We started with reviewing math. Then we moved on to the next section in the textbook (multiplying polynomials with monomials), and the student was given homework on that subject. We will continue to go slow with math and stay on this subject until she can master it on her own.

Next, we started discussing I Am Scout, the biography of Harper Lee.

The student and I worked on Lesson 10 of the program. She read from a list of words in two columns, read a story out loud, and answered questions on the white board. Lastly, she completed a worksheet on blending words to help her with writing and phonologic skills.

The student has to read two books over the summer--To Kill A Mockingbird and another football book that he has chosen from a list. While he reads TKAM he is required to annotate in the book. He has started reading TKAM and taking superficial notes. Today we discussed how to take more detailed notes so his teacher can see that he is thinking critically about literary themes. We created a color coded key to mark important passages by different themes, character descriptions, and historical information. We also discussed certain passages he liked, why he liked them, what they reveal about the characters and the setting, and what he should write down when he annotates. He created a plan to complete the reading by a certain date. He plans to send me his 10 written commentaries in two weeks so I can check them and make suggestions. He is enjoying the book so far and is determined to stick to the deadlines he has chosen for himself.

The student got 17/19 questions correct on three reading comprehension quizzes showing vast improvement with the new strategies. He was also able to complete each reading passage in about 20 minutes, which is also a big improvement for him. I also quizzed him on his history outline. He was able to summarize the history lesson. In the future he needs to make sure to define and memorize bold terms and also needs to understand the general flow/change of each history lesson. For the last part of the session, he wrote a summary of one of the passages. He needs to continue working on his writing skills both for flow of thought and grammar usage. We will not meet again for a week so I'm giving him three reading comprehension assignments and an outline assignment. I'm very encouraged by his progress with the new strategies.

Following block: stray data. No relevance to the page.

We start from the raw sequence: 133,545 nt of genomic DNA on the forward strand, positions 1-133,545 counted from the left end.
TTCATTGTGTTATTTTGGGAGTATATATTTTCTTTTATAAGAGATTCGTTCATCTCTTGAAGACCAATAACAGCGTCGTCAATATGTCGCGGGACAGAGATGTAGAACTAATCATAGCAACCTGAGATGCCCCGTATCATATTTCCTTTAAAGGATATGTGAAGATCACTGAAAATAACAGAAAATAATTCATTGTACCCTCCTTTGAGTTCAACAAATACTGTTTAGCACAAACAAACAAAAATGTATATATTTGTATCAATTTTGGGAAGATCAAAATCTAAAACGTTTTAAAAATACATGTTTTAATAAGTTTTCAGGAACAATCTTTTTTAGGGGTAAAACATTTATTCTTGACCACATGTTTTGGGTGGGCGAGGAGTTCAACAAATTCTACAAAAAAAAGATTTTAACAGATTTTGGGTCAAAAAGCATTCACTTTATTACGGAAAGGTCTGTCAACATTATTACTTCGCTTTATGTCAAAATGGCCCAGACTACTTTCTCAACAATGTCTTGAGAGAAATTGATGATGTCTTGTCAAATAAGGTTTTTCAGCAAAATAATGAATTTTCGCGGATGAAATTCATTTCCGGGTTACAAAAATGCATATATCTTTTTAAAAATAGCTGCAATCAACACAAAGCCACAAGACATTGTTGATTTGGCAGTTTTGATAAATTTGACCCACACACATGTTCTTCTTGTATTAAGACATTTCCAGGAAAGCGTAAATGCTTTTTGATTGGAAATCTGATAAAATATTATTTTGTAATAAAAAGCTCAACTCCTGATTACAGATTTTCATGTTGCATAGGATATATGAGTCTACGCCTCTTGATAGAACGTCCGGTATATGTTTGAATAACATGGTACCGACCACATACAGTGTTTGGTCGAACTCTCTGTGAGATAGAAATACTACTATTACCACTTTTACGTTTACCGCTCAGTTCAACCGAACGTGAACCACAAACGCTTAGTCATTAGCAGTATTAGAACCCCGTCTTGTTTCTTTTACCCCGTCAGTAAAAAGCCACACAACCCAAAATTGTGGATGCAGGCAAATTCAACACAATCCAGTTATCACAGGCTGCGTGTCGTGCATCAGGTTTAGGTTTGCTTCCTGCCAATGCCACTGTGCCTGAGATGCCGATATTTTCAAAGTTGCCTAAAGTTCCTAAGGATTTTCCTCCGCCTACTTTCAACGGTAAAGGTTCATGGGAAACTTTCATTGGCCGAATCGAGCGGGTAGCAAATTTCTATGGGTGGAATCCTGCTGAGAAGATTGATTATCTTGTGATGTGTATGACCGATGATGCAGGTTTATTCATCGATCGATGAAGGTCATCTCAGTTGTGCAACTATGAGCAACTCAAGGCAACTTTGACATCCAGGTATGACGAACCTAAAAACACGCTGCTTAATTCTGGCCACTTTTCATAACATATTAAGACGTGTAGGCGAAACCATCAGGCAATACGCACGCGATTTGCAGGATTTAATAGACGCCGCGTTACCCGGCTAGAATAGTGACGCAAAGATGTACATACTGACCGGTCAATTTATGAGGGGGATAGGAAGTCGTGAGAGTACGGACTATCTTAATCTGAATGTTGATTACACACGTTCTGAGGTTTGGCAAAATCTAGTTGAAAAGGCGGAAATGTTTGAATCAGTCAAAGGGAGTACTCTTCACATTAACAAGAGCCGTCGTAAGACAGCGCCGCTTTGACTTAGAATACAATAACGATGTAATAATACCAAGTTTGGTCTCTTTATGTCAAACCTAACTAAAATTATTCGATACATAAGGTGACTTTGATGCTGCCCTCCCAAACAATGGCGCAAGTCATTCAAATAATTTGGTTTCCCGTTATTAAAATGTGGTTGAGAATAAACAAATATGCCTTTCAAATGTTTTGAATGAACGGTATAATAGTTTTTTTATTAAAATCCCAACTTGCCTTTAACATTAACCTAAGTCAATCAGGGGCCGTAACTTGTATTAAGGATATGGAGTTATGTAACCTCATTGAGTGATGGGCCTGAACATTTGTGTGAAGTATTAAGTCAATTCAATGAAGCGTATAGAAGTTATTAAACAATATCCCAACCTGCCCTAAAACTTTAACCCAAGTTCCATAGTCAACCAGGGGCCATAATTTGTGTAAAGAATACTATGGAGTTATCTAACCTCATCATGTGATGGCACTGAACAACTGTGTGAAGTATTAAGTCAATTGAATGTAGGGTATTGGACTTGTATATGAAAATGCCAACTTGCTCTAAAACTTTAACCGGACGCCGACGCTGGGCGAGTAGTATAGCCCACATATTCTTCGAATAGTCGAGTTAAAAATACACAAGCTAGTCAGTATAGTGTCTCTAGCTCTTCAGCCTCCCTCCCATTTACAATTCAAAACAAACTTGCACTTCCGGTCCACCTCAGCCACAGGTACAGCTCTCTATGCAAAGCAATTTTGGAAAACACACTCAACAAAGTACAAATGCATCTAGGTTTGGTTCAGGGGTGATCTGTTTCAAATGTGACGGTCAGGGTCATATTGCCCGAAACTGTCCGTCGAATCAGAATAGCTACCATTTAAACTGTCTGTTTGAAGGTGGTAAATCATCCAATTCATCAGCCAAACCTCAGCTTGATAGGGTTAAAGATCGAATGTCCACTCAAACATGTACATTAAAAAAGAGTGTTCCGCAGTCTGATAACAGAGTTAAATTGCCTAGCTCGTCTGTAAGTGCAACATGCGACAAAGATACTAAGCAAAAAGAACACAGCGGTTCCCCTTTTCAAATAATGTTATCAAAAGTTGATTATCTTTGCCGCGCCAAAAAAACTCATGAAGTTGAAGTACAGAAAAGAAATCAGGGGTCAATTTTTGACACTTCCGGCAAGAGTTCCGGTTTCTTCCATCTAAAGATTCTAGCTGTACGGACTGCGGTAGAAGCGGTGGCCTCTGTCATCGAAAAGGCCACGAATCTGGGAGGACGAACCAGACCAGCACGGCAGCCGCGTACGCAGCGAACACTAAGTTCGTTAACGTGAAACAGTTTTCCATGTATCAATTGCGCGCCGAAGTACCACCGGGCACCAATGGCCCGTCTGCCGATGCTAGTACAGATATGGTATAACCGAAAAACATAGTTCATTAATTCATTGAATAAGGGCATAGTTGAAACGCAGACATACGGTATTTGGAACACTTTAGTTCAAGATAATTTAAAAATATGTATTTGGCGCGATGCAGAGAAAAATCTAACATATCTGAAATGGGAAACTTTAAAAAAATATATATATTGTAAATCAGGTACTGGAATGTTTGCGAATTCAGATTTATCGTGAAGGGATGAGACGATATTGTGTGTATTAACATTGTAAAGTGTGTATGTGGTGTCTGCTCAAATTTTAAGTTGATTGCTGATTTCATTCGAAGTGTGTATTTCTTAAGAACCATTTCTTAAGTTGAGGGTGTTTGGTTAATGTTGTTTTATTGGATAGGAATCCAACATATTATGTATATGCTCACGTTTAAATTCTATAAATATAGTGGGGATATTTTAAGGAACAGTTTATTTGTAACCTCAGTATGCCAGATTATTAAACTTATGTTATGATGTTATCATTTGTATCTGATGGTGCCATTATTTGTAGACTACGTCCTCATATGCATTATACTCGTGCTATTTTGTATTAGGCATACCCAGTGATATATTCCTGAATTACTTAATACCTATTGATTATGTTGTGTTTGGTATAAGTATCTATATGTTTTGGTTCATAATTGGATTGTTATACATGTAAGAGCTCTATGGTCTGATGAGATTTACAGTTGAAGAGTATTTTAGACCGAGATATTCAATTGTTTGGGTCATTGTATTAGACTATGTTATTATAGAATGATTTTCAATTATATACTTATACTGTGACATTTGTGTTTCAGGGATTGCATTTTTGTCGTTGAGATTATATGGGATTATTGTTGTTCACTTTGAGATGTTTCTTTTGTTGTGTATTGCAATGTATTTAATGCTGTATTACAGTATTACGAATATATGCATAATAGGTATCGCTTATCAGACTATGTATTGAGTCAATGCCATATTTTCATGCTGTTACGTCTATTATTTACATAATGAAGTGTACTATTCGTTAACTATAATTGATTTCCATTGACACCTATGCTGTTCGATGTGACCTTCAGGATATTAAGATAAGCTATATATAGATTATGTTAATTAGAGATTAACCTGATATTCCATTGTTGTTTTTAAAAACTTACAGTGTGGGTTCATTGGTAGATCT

We reviewed assignments from last session, discussed new course goals (The student is interested in EMT work.), read pieces by Collins and Bourdain, completed vocabulary exercises, did flash-fiction exercises, and assigned daily writing exercises for next session.

Worked on problem areas: Sight words, distinguishing between letters b & d, and the "th" sound. The student did well with her practice both orally and written. We read two level 1 books together to end the session.

We reviewed chapters 16 through 18 and compare notes in our reading comprehension journal. We reviewed vocabulary that the student couldn't find proper definitions for. We also took two quizzes over the parts of the book that we have read so far. The student completed these with ease and most problems were correct.